10. This comment has been removed by the author.

  11. It is amazing how well caterpillars hide so well. I don't know what is wrong with your Lantana...we are dry and are spared some fungal diseases. Your roses are just lovely, especially your Double Delight.

  12. Hey Ami,
    Your roses are so delightful to see and the photos are breathtaking. When I see them it makes me want to buy some.

    No, all the garden is not always easy but we learn and we grow along with the garden and we realize it is just part of the process. You are doing a remarkable garden for only such a short period of time.

    I'm sure you've moved your tomato hornworm or you are letting it eat until its next stage by now. Here, I let them eat away if they have not chosen my tomato plants to eat. Then I move them. The plant they choose to eat will look tattered (depending on instar stage) but will not be harmed usually (unless plant is very small/young). In any case they are easily relocated. And you will love the pretty moth it becomes.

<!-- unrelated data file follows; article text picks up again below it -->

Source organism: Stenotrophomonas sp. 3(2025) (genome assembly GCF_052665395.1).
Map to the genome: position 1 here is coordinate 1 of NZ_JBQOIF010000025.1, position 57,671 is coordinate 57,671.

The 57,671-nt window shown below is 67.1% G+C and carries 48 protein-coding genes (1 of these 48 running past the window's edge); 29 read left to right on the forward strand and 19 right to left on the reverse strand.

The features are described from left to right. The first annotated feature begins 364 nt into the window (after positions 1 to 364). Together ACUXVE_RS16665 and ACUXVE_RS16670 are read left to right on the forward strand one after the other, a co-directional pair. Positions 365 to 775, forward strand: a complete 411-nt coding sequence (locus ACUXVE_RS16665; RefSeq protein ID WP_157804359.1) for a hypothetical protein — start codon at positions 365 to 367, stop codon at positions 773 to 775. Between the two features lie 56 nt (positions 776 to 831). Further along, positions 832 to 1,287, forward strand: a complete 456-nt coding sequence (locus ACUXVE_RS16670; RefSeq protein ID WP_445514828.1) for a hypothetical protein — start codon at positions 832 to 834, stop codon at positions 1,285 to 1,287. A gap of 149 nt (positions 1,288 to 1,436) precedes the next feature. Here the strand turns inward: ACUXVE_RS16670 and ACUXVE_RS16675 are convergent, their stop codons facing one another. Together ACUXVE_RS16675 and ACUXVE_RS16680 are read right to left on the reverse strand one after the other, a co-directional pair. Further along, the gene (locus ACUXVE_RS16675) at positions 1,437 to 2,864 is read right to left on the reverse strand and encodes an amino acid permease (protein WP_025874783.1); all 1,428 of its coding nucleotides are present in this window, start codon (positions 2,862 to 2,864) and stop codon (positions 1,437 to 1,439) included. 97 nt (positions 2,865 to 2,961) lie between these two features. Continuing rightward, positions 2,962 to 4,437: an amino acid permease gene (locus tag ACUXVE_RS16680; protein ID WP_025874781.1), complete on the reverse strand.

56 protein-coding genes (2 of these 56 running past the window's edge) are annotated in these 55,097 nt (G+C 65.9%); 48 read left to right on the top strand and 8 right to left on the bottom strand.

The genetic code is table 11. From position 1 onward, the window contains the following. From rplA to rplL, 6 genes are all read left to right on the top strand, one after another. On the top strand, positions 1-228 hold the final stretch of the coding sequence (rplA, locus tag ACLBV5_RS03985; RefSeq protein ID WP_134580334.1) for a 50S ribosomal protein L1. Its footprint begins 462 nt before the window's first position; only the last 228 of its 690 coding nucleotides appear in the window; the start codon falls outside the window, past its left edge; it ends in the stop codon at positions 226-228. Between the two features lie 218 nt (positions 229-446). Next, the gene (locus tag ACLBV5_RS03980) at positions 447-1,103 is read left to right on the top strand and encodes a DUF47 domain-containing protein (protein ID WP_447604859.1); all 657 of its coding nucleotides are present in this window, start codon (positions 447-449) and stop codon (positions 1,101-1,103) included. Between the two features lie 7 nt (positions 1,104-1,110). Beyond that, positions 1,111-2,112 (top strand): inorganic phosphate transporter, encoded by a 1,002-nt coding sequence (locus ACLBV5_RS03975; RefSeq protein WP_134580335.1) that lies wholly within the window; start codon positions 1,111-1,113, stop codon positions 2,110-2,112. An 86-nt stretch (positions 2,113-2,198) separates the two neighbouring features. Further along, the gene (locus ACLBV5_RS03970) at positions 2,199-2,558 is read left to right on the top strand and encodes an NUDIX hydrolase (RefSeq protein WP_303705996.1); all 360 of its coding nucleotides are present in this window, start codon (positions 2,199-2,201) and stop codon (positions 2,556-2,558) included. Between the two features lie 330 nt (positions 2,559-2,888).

This from the Internet: Biological control
    ~~ Tomato hornworm larvae are also parasitized by a number of insects. One of the most common is a small braconid wasp, Cotesia congregatus. Larvae that hatch from wasp eggs laid on the hornworm feed on the inside of the hornworm until the wasp is ready to pupate. The cocoons appear as white projections protruding from the hornworms body.

    To me this is an amazing act of nature taking care of itself. Which is why we advocate live and let live where the insects are concerned~~ the good taking care of the bad ... if possible.